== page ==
3. Jason Talley & Pete Eyre
Together, this duo makes up the foundation of The Motorhome Diaries. (Yes, that is a clever play on Che Guevara and The Motorcycle Diaries. Which was actually a good movie if you can get past the whole Communist Manifesto undertone.)
These guys are going across the country (and stopping in Canada and Mexico) and spreading the word about freedom, as well as getting the views of the public. They are meeting up "with individuals and groups from diverse backgrounds and viewpoints at college campuses, homes, businesses and organizations that are united by one thing: increasing individual freedom and responsibility and decreasing the scope of government."
The best part? They bought a used, 30 foot motorhome. Named M.A.R.V. (which stands for Mobile Authority Response Vehicle).
Check out their website to see their itinerary and interviews with some of your favorite liberty-minded people, including Dr. Ron Paul and David Nolan, the founder of our dear Libertarian Party.
UPDATE: I was just informed that these three have been arrested. For more details check out this link.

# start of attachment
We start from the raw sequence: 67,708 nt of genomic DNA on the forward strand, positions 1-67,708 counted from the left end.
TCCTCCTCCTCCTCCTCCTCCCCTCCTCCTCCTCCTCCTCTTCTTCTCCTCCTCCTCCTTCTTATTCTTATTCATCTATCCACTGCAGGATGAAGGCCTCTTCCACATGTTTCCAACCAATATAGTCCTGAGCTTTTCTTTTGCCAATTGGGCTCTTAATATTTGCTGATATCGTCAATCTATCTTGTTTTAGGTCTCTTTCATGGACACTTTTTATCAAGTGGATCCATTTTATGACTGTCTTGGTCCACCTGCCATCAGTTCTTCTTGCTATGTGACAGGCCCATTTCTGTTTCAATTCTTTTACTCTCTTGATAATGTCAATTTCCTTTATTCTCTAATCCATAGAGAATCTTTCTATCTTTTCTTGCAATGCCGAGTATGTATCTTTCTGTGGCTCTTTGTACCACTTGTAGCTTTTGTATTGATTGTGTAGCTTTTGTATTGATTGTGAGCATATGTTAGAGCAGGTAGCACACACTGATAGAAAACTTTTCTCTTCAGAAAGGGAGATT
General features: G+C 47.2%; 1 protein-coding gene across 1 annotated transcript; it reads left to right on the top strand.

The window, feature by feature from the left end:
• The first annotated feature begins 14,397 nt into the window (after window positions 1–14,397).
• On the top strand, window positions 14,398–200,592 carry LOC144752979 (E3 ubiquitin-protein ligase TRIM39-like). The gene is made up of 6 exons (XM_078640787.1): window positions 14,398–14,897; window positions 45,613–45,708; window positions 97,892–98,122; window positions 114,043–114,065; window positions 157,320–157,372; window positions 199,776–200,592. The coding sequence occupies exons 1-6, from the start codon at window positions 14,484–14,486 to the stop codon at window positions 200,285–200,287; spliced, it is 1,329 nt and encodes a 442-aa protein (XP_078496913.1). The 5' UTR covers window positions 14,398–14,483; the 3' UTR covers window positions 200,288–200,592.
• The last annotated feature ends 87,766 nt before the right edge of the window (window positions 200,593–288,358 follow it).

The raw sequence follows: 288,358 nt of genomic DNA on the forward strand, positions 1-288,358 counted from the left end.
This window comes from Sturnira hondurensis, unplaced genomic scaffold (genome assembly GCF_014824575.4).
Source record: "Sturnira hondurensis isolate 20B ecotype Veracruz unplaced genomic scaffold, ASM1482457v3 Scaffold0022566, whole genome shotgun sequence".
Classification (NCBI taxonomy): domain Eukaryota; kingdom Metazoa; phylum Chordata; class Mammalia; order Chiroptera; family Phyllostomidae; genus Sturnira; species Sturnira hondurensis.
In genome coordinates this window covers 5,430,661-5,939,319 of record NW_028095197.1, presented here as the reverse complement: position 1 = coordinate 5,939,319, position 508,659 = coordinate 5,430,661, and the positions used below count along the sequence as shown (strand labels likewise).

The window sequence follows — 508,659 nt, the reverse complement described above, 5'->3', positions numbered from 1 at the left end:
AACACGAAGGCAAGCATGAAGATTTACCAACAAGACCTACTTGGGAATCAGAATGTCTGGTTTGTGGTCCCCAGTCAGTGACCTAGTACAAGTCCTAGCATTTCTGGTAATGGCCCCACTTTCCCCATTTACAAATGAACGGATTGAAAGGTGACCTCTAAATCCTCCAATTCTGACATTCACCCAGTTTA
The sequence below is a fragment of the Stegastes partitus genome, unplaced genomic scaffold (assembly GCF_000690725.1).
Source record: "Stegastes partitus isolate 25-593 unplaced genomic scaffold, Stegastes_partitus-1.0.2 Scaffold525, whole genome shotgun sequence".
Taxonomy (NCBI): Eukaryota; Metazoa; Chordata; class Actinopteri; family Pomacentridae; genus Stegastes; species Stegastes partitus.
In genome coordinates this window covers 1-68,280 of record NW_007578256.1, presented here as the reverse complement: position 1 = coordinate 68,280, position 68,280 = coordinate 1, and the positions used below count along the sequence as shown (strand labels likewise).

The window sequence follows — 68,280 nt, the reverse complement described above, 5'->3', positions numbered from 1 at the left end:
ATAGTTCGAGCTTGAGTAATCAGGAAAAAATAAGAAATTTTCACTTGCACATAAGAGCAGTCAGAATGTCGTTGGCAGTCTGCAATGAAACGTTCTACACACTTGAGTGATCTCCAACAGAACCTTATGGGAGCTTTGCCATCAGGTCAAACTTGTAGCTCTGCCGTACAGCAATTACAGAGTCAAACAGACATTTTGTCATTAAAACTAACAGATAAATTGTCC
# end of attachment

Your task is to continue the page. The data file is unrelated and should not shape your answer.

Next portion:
4. Nancy Pelosi
So, next time you are trying to eat a cheese burger and watch your Fox News or MSNBC and being spoon fed whichever bias you choose, just remember that there still is an opportunity to make a change in the government- the legal way.
Whether its through the national Senate, like Dr. Rand Paul and Peter Schiff, on the grassroots level like Jason and Pete of The Motorhome Diaries, or on the state, county or local level, keep an eye out for upcoming freedom lovers in the news and in your community.
Sunday, May 3, 2009
The first example that comes to my mind is California Proposition 8, more commonly known as Prop' 8. For those who live under a rock and those who just haven't heard of the aforementioned, the proposition involved a popular vote in the state of California to decide whether or not to outlaw same-sex marriage in the state constitution. Now I don't believe government should have anything to do in the tradition of marriage, but considering it already is involved, I personally think that it should recognize all unions, both heterosexual and homosexual. On November 4th, 2008, it was announced that 52.24% had voted in favor of the proposition, supporting the banning of homosexual marriage in the State of California. The majority had voted for the suppression of more than two million people's rights (more than five percent of the population). In this fashion, the democratic process had undermined the liberty of a minority.